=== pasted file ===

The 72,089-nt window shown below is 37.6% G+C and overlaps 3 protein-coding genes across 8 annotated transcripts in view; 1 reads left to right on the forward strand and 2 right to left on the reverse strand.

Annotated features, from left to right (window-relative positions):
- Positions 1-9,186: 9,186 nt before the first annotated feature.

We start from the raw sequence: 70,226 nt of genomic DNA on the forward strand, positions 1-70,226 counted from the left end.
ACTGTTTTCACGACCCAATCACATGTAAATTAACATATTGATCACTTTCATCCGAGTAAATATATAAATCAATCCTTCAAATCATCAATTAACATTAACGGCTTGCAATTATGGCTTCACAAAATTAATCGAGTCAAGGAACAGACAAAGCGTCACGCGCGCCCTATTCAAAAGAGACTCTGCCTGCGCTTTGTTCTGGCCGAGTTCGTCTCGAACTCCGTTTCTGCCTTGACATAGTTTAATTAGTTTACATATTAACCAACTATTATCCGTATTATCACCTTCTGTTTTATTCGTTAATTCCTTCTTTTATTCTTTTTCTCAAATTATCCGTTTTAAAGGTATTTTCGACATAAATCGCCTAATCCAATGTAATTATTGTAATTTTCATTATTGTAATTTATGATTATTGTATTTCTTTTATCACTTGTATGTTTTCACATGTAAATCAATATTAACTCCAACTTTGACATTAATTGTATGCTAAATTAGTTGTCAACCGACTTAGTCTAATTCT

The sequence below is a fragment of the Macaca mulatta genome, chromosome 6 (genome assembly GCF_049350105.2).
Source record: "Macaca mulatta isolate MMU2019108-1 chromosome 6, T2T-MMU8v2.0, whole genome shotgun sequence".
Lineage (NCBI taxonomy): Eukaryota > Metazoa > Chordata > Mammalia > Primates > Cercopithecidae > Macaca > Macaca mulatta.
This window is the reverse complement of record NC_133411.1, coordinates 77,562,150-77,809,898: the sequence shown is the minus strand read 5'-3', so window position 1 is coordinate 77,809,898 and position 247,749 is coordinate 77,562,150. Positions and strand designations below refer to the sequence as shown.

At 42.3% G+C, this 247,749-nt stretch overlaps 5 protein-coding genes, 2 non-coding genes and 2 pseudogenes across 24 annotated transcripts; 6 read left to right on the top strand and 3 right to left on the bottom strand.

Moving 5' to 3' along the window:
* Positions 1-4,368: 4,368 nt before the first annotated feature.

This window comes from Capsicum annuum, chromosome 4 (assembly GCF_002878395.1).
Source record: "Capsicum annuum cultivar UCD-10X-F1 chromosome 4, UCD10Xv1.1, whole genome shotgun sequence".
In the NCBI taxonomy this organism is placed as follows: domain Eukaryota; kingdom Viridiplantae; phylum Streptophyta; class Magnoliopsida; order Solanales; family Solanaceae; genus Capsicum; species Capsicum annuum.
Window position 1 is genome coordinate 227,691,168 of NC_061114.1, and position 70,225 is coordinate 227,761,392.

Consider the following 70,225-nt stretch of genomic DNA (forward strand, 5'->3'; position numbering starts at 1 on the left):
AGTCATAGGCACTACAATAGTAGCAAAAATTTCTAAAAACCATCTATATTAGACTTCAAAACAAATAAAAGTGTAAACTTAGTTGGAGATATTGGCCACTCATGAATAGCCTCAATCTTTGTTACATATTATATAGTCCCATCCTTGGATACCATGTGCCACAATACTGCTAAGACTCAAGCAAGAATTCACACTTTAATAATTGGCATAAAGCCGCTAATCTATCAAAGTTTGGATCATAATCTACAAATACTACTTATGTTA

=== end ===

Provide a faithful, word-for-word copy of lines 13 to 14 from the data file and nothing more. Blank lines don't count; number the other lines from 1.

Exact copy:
This window comes from Capsicum annuum, chromosome 4 (assembly GCF_002878395.1).
Source record: "Capsicum annuum cultivar UCD-10X-F1 chromosome 4, UCD10Xv1.1, whole genome shotgun sequence".